Elderly patients who suffer from hypothyroidism are at a greater risk of suffering fractures since they may be taking excessive medications, according to a new report published on the British Medical Journal website.
Patients who suffer from hypothyroidism, a condition where in thyroid glands do not produce sufficient amount of the hormone, are usually given a synthetic hormone known as thyroxine. However researchers from the Women's College Research Institute in Toronto suggest that many elderly patients are being given "excessive" medication and this has increased the fragility of their bones.
More than 213,000 patients over the age of 70 years were involved in the study, all of whom had been given at least one prescription for levothyroxine during the period between 2002 and 2007. The participants were divided into three groups, the first involving those who were currently taking levothyroxine, second who had stopped the medication between 15 to 180 days prior to the study and the third consisting of those who had stopped the medication more than 180 days before.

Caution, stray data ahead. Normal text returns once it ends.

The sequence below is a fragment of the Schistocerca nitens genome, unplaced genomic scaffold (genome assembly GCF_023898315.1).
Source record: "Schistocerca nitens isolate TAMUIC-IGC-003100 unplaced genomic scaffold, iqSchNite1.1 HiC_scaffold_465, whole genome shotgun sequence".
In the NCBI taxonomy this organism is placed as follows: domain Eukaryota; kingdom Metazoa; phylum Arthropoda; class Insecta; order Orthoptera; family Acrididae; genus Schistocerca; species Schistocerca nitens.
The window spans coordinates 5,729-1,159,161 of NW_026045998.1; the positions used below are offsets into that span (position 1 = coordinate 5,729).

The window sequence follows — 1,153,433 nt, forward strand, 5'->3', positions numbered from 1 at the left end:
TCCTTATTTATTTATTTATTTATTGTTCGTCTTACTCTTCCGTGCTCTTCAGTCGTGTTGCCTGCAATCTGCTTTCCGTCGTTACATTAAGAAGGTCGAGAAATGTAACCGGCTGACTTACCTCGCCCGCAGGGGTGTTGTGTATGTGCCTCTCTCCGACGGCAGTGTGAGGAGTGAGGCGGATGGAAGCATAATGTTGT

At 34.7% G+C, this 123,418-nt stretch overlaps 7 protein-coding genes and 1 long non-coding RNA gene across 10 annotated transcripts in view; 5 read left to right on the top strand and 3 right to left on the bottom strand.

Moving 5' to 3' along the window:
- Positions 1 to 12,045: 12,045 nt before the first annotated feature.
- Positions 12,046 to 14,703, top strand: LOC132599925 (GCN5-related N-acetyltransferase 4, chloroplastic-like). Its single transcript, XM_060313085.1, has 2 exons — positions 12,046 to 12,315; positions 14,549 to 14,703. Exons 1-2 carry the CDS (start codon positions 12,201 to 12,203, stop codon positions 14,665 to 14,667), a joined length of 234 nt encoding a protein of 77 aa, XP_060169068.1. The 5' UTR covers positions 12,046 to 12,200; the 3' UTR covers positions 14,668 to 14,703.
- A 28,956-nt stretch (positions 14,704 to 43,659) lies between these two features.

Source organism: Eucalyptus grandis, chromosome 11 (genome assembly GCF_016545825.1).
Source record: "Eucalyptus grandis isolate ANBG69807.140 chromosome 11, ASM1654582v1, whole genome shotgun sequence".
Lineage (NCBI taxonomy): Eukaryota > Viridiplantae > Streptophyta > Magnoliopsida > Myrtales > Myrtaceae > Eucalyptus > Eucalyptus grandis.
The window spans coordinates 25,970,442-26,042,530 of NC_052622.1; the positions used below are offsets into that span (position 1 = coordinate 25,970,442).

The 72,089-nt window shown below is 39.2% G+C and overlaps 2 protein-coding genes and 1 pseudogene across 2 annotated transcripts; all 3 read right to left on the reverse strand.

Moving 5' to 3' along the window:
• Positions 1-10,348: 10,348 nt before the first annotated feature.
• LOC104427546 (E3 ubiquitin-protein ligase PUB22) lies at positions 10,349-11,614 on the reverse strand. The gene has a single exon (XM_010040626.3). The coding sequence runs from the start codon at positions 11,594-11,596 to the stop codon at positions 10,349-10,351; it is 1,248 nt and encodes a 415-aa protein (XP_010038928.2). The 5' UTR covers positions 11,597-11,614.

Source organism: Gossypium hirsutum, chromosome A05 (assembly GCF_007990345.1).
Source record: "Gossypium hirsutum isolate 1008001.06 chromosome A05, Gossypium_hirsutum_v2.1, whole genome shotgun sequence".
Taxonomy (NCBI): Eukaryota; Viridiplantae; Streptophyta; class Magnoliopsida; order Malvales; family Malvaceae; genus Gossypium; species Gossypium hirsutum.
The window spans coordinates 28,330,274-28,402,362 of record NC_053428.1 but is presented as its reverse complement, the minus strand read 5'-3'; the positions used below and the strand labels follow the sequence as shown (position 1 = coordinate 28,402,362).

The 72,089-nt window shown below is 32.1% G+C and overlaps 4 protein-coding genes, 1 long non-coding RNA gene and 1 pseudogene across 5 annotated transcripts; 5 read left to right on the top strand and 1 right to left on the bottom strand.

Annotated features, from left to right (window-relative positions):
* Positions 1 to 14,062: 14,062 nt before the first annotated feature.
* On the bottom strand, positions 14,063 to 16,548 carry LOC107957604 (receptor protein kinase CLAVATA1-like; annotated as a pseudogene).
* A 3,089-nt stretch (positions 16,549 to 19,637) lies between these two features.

The researchers found that while just over 10 percent of the total participants suffered fracture during the study, the first two groups had a larger risk of suffering from fractures.
"Our findings provide evidence that levothyroxine treatment may increase the risk of fragility fractures in older people even at conventional dosages, suggesting that closer monitoring and modification of treatment targets may be warranted in this vulnerable population", the researchers wrote.